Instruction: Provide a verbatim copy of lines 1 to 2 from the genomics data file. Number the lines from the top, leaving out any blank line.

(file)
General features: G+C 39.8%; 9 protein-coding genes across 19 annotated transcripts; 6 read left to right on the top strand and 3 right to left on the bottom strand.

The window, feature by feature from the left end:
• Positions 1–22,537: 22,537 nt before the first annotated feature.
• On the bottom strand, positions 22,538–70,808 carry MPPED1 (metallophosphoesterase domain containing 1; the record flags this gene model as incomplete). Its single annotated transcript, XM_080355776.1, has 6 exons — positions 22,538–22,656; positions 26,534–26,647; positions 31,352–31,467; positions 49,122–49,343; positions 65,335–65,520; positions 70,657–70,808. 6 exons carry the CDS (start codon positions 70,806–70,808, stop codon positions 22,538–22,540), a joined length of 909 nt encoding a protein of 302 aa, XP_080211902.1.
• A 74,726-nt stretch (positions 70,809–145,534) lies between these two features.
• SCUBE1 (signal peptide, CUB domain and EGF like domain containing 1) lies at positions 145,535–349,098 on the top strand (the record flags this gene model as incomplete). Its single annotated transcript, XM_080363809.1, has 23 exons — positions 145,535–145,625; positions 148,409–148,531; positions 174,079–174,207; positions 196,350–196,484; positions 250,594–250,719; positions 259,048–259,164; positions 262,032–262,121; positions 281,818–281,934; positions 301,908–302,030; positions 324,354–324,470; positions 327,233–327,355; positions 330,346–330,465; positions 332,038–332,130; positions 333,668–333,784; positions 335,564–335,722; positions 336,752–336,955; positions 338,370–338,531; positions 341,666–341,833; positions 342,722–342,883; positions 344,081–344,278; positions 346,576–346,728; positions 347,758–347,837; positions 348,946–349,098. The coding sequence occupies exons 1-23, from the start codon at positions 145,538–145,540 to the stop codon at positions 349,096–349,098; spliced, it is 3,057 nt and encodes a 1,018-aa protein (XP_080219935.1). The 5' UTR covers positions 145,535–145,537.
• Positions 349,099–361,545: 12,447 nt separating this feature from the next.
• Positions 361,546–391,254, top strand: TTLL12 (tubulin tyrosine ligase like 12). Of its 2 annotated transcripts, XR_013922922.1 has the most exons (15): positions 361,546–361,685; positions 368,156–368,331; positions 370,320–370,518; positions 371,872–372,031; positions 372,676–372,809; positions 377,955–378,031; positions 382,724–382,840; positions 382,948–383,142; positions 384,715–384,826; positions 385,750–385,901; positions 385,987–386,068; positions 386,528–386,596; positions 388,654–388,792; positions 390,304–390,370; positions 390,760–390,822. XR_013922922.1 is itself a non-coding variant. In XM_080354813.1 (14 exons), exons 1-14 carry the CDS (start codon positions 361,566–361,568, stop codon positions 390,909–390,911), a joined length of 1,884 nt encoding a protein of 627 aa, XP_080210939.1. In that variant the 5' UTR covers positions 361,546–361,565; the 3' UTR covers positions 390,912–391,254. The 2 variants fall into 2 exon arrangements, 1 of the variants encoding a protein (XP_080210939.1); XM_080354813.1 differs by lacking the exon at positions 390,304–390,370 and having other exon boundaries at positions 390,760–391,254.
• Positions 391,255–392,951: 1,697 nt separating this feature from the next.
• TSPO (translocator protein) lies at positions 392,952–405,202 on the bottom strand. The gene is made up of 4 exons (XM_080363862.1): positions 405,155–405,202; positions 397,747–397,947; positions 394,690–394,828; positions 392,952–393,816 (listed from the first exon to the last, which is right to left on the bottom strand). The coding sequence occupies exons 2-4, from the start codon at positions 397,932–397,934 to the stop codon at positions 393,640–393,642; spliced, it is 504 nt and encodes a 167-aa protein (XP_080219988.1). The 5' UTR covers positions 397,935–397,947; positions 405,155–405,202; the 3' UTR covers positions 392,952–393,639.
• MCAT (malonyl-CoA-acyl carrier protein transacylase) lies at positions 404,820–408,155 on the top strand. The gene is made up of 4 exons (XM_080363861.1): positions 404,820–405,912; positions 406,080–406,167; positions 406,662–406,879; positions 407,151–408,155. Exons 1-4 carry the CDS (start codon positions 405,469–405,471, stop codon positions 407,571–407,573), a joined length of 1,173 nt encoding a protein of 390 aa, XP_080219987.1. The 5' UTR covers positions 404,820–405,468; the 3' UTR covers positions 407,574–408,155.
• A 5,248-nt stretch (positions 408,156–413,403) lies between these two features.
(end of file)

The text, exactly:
General features: G+C 39.8%; 9 protein-coding genes across 19 annotated transcripts; 6 read left to right on the top strand and 3 right to left on the bottom strand.

The window, feature by feature from the left end: